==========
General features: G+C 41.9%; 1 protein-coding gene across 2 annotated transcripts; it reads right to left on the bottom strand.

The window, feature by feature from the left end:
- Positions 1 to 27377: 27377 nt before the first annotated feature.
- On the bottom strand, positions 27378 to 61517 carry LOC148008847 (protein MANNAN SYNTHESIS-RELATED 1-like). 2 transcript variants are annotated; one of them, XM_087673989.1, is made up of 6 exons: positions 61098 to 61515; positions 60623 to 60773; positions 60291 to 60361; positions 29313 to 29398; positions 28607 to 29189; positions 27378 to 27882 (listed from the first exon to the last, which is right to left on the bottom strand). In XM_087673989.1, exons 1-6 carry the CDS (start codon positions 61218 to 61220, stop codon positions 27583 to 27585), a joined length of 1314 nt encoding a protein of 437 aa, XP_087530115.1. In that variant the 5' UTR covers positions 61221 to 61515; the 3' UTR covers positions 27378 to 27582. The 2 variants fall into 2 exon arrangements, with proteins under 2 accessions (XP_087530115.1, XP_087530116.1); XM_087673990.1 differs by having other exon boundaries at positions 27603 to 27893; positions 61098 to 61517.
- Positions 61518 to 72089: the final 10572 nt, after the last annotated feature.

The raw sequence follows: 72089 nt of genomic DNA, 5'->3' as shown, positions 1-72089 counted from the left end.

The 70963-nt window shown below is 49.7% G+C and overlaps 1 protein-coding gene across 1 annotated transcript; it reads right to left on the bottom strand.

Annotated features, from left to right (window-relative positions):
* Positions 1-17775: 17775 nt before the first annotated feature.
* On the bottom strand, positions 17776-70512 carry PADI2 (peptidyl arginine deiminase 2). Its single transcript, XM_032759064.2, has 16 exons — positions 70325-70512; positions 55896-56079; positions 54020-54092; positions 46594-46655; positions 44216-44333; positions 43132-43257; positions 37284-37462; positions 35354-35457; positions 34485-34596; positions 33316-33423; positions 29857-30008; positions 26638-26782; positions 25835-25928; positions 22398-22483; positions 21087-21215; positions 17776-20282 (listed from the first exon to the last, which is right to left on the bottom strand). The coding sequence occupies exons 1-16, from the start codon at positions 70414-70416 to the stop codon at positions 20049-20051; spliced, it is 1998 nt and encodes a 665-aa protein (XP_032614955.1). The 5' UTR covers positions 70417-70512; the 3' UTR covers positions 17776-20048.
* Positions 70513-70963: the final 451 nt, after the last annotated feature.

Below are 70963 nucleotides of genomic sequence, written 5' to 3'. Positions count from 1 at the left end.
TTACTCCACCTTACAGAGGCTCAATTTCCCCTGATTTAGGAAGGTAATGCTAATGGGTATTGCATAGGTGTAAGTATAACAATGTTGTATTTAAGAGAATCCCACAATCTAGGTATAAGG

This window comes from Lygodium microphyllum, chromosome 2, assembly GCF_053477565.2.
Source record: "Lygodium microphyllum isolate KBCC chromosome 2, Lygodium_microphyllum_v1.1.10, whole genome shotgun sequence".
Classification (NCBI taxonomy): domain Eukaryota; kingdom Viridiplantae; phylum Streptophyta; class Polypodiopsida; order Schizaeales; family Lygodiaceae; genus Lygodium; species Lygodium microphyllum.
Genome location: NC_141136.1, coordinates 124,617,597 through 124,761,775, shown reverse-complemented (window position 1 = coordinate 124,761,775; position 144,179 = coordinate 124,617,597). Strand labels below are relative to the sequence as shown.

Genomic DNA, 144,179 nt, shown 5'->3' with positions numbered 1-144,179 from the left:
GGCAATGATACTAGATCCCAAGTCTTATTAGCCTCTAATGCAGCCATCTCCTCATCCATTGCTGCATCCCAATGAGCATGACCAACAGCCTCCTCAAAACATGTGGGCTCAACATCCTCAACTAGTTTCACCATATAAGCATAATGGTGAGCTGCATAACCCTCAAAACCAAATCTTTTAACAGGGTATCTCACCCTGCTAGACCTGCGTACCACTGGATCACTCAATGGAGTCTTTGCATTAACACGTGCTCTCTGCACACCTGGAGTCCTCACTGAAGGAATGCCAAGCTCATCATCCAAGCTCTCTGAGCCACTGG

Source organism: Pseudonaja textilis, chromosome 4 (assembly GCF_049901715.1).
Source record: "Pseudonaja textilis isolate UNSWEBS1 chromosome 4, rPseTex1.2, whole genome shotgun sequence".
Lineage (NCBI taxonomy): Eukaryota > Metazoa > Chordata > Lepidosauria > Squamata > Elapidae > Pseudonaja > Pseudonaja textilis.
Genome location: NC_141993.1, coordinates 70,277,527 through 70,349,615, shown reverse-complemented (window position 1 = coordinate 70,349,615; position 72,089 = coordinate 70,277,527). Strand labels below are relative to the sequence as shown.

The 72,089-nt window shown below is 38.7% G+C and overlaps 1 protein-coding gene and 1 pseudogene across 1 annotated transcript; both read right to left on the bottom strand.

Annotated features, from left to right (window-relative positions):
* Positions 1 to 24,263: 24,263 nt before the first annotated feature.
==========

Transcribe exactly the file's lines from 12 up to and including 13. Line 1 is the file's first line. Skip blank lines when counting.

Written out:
Below are 70963 nucleotides of genomic sequence, written 5' to 3'. Positions count from 1 at the left end.
TTACTCCACCTTACAGAGGCTCAATTTCCCCTGATTTAGGAAGGTAATGCTAATGGGTATTGCATAGGTGTAAGTATAACAATGTTGTATTTAAGAGAATCCCACAATCTAGGTATAAGG